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Uber CEO’s departure from Trump council cements SF’s unity against president

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A security guard monitors a barricaded area during a protest outside Uber Headquarters on Market Street in San Francisco on Thursday, Feb. 2, 2017. (Jessica Christian/S.F. Examiner)

Hours before a scheduled protest Thursday at Uber Headquarters in San Francisco, Uber CEO Travis Kalanick announced to employees he would step down from an economic advisory council assembled by President Donald Trump.

Now, experts are weighing in on the potential fallout from Uber’s engagement with Trump’s administration, following the president’s executive order to block incoming travel from visa-holders and refugees of seven majority-Muslim countries.

In an email to his employees, Kalanick wrote, “Earlier today I spoke briefly with the President about the immigration executive order and its issues for our community. I also let him know that I would not be able to participate on his economic council.

“Joining the group,” he continued, “was not meant to be an endorsement of the President or his agenda but unfortunately it has been misinterpreted to be exactly that.”

Critics were in an uproar this week, alleging Uber acted as “scab drivers” at a recent New York City taxi protest of detained refugees. The opposition used hashtags like “#DeleteUber” and “#UberRideswithHate,” and celebrities from Janelle Monae to Susan Sarandon asked their fans to delete the ride-hail app.

So many riders deleted the app that Uber created an automated process to facilitate deletions.

“Even a very big ego, like Kalanick, ultimately has to deal with the realities of business,” said Larry Kamer, a crisis communications expert who has represented Nike and the Archdiocese of San Francisco.

Kamer noted Uber has been in the hot seat before, when it threatened to target journalists, came under fire from disability groups for refusing rides to people with guide dogs, and was accused of sexism as Kalanick bragged his company should be called “Boob-er.”

But Uber did not shy from those fights, Kamer said.

“The other stuff is all bad, right,” he said. “But once you get in the realm of national presidential politics and you’re hooked into a Trump controversy, people lose their companies this way.”

Trump’s policies hit home with Uber’s own drivers, too.

Rome Aloise, vice president at-large of the International Brotherhood of Teamsters, which is organizing Uber and Lyft drivers into collectives, told the San Francisco Examiner that many of those drivers have immigrants in their immediate family or are immigrants themselves.

“Even the ones without legal issues are scared to death to go home,” Aloise said, adding that Uber depends highly on immigrants in its ranks. “If every immigrant left, whether here legally or not, this company would stop in its tracks.”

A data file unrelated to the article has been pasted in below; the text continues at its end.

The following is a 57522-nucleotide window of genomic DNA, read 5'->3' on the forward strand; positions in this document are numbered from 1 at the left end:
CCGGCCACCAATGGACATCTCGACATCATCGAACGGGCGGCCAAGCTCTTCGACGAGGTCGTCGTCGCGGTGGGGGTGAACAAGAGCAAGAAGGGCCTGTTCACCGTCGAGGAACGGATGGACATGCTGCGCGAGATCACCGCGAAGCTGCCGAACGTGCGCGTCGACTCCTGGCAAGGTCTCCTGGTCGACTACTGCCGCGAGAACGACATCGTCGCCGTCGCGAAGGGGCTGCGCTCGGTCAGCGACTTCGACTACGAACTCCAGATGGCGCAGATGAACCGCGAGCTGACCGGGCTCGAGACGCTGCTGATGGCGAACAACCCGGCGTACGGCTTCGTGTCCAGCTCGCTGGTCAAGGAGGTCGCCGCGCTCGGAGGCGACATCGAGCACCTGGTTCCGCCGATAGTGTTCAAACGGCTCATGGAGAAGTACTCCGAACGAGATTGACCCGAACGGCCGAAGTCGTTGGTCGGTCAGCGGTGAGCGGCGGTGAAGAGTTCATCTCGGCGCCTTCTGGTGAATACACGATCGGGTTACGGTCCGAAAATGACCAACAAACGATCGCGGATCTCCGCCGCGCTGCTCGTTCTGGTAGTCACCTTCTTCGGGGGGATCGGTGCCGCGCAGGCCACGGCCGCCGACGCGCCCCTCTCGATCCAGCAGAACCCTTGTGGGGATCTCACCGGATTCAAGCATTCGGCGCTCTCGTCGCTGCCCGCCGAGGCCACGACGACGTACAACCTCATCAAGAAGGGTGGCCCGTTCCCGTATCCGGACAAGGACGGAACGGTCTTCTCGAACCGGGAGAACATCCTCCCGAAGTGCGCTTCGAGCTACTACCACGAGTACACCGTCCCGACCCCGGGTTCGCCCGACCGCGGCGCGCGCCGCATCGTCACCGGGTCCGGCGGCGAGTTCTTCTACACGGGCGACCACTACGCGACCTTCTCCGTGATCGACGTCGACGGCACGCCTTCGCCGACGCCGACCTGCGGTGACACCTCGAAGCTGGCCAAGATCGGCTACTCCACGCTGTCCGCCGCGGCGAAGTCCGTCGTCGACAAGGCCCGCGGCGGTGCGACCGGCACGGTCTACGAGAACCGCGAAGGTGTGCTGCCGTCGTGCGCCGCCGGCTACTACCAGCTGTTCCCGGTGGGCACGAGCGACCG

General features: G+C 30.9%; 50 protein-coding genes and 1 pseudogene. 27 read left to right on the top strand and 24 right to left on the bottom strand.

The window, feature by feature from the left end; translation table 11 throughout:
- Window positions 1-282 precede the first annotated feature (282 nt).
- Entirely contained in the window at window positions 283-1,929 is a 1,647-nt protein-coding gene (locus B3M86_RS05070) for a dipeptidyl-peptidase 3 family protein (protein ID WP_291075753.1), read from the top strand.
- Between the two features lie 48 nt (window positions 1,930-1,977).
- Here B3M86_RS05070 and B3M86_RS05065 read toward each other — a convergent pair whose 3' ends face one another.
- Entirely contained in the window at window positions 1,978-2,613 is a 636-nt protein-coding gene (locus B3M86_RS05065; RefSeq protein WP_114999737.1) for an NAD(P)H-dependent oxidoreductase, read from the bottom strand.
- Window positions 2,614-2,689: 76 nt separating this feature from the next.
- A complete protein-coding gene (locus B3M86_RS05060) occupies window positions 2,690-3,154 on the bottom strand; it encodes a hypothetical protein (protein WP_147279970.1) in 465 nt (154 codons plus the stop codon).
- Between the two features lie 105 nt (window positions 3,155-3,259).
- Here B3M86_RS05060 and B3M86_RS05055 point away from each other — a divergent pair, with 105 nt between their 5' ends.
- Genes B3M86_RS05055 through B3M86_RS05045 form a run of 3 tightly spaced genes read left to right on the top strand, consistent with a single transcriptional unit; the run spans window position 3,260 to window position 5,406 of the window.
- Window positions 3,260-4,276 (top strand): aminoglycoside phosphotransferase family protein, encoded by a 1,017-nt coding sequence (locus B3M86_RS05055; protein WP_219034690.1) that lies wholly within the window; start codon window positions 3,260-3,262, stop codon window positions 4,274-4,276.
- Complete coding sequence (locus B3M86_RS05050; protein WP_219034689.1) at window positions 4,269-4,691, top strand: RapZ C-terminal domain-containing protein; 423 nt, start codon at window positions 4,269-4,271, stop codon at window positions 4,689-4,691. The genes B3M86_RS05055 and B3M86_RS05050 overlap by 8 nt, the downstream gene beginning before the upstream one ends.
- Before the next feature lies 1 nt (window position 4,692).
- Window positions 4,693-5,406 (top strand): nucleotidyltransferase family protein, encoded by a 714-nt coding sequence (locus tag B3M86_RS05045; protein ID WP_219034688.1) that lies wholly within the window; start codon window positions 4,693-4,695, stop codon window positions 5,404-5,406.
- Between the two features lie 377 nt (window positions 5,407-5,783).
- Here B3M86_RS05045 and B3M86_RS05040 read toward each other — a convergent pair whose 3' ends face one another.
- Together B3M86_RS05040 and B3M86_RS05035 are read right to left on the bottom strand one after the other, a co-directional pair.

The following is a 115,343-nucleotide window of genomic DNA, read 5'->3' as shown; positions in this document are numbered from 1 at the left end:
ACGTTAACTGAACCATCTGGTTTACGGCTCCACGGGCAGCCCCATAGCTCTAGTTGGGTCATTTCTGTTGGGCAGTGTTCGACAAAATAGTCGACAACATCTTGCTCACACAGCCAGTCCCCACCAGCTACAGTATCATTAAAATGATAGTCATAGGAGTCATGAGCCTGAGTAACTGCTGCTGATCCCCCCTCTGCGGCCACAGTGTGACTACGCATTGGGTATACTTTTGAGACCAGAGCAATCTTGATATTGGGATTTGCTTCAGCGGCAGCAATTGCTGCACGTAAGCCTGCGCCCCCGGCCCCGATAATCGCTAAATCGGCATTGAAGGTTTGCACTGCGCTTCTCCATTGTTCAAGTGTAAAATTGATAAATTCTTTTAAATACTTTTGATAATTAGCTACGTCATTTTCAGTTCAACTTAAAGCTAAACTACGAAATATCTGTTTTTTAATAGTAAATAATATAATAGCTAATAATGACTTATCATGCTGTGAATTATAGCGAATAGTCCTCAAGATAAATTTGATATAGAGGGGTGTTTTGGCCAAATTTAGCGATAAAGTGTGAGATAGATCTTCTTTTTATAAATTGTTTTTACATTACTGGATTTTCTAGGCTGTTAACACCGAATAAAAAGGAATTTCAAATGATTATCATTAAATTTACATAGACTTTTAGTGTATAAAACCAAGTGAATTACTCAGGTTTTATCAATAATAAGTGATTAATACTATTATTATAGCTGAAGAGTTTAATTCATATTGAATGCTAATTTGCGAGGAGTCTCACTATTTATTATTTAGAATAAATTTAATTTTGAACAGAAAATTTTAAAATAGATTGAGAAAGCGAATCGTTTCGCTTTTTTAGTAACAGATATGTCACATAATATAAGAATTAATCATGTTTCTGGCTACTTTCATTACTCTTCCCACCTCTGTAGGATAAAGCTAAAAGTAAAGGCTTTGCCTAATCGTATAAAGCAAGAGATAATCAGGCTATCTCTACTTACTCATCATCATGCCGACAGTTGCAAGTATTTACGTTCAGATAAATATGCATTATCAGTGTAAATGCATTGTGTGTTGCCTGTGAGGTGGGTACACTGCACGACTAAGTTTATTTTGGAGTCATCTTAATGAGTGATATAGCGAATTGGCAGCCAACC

Headquartered in San Francisco, the global company has butted heads with Mayor Ed Lee over self-driving cars and with local transit officials over traffic congestion.

At a small protest Thursday evening outside Uber Headquarters on Market Street, Uber drivers and other detractors of the tech giant said San Francisco’s pressure on Kalanick is vital.

“It only took a little bit of lobbying” from city and state officials to get Uber’s self-driving cars off San Francisco streets, said Edward Escobar, an organizer with the Alliance for Independent Workers.

The alliance is allied with SEIU National, which is also organizing Uber drivers.

Escobar fears Uber will continue “back-channel” communication with the Trump administration, which, he said, must be protested.

Kalanick’s one-time position on Trump’s board may have also put him at odds with the growing opposition to Trump in San Francisco.

State Sen. Scott Wiener said Kalanick’s announcement brings Uber in line with other local tech companies and San Francisco.

“The tech community is part of our San Francisco community, it’s important for us to stand together and lock arms against this bully, this would-be dictator,” Wiener said of Trump.

And that opposition isn’t merely symbolic, Wiener added, because, “Donald Trump is a threat to many, many Uber drivers, Uber customers, and frankly to the entire technology sector, which is so dependent on very talented immigrants.”

Though Mayor Lee has repeatedly stumped The City’s position as a sanctuary city, the Mayor’s Office did not respond to requests for comment.

Still, Kamer doesn’t think Kalanick’s dust-up over Trump will linger in the minds of the public.

“We have so many other important issues and five fights a day coming out of this White House,” Kamer said. “I think it goes away probably quickly.”

In the midst of Uber’s woes, the ride-hail giant’s close rival, Lyft, appeared to be reaping the benefits.

As people around the United States posted on Twitter, Instagram and Facebook to “#DeleteUber,” Lyft became one of the country’s most downloaded apps.

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